Amitav Ghosh: the tsunami essay

Caught up with this at Amardeep’s blog. Amitav Ghosh went to the Andaman and Nicobar Islands just after the devastation; he wrote a three-part article for The Hindu about what he found.

In Part One, Overlapping Faults, he makes the point that:

“Over the last two weeks, both the fault lines that underlie the islands seem suddenly to have been set in motion: it is as if the hurried history of an emergent nation had collided here with the deep time of geology.”

In Part Two, No Aid Needed, he stumbled across a man whom he calls just The Director, who was looking for survivors from his family.

In Part Three, The Town By The Sea, he and the Director find nothing but rubble, the detritus of a life; no survivors, except for the Director’s son, who had called him earlier to tell him of the enormity of the loss.

“I had imagined that his possessions had ended up in the same place because his house was nearby: this was an indication of how little I understood of the power of the surge. Its strength was such that it had tossed the Director’s house aside, picked up his household goods, bundled them together and punched them through a kilometre-wide expanse of dense habitation….”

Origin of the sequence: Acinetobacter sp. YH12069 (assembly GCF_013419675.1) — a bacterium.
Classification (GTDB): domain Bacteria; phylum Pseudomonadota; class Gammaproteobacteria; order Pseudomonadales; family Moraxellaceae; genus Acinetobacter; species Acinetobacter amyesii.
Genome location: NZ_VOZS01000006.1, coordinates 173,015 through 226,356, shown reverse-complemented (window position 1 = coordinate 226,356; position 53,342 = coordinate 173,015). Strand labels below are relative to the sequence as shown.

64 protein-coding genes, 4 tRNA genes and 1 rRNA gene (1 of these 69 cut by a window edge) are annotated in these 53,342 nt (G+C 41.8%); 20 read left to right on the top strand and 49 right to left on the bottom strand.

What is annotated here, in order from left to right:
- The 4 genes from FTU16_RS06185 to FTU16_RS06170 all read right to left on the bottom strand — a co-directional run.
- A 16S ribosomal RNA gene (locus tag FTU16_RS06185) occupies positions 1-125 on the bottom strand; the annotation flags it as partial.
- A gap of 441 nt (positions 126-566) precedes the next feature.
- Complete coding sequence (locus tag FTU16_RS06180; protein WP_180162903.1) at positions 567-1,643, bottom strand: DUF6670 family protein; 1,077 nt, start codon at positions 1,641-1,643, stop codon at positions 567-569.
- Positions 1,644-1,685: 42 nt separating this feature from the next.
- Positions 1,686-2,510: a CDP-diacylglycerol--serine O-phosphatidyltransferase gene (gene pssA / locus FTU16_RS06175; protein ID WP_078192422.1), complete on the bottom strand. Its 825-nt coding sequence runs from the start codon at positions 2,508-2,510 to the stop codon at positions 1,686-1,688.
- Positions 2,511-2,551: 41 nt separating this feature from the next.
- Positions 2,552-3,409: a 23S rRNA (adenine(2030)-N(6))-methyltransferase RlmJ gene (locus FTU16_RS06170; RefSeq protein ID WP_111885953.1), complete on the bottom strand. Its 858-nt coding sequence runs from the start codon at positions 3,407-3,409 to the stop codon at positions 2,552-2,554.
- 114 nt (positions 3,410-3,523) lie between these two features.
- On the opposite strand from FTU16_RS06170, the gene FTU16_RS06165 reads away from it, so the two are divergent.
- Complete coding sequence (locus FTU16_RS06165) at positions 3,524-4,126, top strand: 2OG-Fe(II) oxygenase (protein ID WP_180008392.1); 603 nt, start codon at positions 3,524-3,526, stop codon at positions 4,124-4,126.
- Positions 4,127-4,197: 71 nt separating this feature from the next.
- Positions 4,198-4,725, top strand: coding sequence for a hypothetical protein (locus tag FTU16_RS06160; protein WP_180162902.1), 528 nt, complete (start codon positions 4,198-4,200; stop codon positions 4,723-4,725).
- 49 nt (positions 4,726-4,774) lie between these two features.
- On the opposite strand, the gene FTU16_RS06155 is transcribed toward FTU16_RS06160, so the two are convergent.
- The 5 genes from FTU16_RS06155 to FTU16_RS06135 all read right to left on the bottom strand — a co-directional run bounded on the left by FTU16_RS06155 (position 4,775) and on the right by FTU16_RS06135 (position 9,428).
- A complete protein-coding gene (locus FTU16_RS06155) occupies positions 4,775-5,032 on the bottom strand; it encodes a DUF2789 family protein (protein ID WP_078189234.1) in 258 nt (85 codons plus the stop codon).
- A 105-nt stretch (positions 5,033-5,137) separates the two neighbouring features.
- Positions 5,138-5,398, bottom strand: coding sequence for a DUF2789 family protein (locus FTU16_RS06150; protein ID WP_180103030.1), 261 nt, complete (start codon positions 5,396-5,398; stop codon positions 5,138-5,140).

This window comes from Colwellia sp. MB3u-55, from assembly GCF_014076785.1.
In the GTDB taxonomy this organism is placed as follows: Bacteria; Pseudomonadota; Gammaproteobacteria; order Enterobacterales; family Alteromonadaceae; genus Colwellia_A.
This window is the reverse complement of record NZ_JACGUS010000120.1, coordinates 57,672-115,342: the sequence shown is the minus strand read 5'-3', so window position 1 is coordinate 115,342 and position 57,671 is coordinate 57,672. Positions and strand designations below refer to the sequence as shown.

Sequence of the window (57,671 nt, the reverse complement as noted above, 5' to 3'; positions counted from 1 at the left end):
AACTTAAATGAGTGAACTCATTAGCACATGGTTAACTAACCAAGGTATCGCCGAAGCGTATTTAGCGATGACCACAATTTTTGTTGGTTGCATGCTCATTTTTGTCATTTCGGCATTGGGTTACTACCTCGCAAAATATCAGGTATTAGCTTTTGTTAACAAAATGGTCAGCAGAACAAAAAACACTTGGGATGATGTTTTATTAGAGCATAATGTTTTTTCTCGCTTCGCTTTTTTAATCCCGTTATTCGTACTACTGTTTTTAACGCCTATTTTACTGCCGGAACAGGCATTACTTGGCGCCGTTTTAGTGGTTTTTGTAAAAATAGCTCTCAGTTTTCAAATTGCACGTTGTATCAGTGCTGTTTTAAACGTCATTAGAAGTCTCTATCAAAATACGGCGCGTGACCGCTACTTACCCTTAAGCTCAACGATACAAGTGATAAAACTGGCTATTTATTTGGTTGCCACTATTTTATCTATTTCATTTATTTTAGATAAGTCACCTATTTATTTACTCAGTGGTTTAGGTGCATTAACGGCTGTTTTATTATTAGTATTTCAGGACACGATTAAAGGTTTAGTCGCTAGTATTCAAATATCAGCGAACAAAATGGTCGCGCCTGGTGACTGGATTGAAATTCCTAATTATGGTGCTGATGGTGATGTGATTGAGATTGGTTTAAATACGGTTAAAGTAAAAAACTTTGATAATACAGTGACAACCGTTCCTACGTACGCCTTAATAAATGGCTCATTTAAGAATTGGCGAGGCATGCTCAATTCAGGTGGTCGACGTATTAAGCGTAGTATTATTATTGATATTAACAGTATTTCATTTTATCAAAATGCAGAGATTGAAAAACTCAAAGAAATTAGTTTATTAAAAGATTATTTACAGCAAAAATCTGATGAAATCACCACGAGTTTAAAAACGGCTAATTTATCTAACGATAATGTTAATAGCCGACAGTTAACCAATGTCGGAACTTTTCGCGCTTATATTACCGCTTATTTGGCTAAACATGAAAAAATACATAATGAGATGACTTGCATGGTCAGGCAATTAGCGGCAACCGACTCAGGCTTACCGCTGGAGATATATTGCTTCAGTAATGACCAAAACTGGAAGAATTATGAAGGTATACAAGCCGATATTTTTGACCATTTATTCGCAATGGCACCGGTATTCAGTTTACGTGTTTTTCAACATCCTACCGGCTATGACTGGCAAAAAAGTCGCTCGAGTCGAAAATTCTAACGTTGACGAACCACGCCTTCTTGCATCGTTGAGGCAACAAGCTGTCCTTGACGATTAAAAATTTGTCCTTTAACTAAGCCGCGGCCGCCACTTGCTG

“…I stood amazed as he walked off towards the blazing fire, with his slides still folded in his grip: how was it possible that the only memento he had chosen to retrieve were those magnified images? As a husband, a father, a human being, it was impossible not to wonder: what would I have done? what would I have felt? what would I have chosen to keep of the past? The truth is that nobody can know, except in the extremity of that moment, and then the choice is not a choice at all, but an expression of the innermost sovereignty of the self, which decides because nothing now remains to cloud its vision.”





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